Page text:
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Businesses keep it in the family

Businesses keep it in the family

Category: Business

Updated: 06/04/2011
First Published: 05/04/2011

MONEYFACTS ARCHIVE
This article was correct at the time of publication. It is now over 6 months old so the content may be out of date.

The economic downturn has seen a number of small businesses turn to family members to boost their workforce, new figures have revealed.

Research conducted by Hiscox has found that more than a fifth of small and medium sized enterprises (SMEs) have recruited a family member to help their business, with 43% of them citing the economic pressures as the main reason for doing so.

The overwhelming majority (94%) said the move has been positive for the business. A number of advantages were cited when it comes to employing a family member.

Over half of those that have done so (57%) said it came down to trust, followed by reliability (45%), relevant experience (40%) and simply knowing that their family members 'will work hard' (44%).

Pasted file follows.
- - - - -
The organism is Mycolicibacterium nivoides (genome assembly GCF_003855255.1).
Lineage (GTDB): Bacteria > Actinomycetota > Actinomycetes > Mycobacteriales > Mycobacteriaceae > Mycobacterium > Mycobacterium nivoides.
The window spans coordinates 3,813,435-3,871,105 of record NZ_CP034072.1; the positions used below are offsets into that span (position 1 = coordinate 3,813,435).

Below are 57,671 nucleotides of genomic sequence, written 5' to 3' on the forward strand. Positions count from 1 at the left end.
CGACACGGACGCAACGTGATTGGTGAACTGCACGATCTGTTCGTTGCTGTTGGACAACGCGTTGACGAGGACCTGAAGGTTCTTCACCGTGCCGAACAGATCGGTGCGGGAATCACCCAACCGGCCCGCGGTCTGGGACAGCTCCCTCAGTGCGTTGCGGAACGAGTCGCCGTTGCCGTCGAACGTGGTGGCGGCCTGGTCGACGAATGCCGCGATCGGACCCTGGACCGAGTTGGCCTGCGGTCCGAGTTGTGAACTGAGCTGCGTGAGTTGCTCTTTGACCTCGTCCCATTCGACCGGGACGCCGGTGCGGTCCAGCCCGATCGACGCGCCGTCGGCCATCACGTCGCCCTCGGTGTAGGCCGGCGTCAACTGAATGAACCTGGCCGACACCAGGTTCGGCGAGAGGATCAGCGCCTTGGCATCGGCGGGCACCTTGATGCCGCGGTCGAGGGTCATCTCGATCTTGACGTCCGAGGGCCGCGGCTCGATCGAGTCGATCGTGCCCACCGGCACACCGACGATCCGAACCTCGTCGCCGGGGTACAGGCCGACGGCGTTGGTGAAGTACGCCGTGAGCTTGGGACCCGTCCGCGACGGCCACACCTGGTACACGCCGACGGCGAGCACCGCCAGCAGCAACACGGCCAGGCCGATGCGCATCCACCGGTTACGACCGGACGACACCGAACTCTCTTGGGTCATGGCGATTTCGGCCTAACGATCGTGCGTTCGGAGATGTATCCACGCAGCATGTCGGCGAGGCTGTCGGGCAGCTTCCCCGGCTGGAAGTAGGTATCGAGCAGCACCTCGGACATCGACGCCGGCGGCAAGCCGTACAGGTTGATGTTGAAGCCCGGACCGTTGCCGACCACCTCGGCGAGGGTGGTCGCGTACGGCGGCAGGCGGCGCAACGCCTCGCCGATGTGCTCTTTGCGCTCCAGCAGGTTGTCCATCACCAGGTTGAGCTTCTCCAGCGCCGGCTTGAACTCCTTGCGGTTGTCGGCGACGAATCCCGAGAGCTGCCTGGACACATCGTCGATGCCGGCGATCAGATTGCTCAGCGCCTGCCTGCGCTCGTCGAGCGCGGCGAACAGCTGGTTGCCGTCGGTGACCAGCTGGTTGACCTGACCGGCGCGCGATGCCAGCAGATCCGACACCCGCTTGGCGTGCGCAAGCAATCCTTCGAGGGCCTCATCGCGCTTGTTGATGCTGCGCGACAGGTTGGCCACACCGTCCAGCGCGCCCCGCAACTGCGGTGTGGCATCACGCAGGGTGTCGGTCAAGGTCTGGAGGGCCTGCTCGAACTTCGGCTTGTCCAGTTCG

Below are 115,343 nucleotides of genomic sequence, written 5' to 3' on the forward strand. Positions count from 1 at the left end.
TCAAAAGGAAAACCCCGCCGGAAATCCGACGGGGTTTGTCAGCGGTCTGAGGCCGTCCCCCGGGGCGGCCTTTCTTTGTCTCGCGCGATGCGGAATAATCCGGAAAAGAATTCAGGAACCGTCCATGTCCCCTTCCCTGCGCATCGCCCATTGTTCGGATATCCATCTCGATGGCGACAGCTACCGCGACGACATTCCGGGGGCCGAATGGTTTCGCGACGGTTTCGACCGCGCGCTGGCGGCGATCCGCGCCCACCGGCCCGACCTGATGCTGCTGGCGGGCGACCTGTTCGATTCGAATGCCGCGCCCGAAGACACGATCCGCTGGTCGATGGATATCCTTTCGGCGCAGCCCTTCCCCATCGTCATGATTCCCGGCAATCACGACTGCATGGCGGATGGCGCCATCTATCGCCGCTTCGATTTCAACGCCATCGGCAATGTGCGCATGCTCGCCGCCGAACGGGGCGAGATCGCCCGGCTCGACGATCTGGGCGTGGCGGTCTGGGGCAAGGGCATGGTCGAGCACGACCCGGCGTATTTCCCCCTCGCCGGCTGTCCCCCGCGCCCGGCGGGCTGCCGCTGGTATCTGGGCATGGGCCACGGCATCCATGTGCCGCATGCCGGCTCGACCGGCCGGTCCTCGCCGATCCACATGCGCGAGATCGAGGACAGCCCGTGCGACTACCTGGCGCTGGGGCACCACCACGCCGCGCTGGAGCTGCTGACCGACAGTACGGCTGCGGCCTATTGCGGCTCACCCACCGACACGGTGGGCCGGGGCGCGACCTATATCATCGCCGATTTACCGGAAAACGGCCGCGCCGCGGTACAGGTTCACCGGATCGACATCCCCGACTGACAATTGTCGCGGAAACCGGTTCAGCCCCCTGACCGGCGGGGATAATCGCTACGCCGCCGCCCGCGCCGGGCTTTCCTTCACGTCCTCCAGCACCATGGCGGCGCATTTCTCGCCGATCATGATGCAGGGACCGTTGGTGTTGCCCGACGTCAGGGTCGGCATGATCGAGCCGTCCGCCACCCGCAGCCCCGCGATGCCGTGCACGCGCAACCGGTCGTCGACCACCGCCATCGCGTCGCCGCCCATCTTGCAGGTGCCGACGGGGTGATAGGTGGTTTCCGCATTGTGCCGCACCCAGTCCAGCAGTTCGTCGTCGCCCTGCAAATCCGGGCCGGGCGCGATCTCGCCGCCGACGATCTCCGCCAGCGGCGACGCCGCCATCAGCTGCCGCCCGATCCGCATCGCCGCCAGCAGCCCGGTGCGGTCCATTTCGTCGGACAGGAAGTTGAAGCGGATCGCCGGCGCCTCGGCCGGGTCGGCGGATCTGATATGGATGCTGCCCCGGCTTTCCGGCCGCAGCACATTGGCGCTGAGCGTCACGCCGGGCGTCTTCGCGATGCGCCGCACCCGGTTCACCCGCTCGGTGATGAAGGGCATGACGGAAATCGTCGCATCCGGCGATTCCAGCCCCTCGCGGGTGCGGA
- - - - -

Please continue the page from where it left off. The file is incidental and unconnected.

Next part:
Surprisingly only 16% said they chose to employ a relative to actively create a recognised family brand.

Nearly a third (30%) of family-run businesses chose to employ a relative to help them find work and just over one in ten (11%) said it was to help those who had been made redundant.

"The silver lining of the tough financial climate has been the discovery of the family talent pool," commented John Heaney, SME insurance expert at Hiscox.

"The trend of SMEs turning to trusted family members who may be available and have the right experience has strengthened their businesses."

While the research found many benefits to ushering family into a business, it also found there to be risks as well.

Almost half (43%) of SME owners believe there is a danger associated with keeping home life and work life separate when becoming your nearest and dearest's boss and a quarter (25%) thought it would bring family politics into the business.

"Understanding the risks to your business means that you can put strategies in place to ensure they don't become a problem," said Mr Heaney.

"For example, think about succession planning and set out a long term strategy so all employees within your company are clear on their role and expectations for the future."

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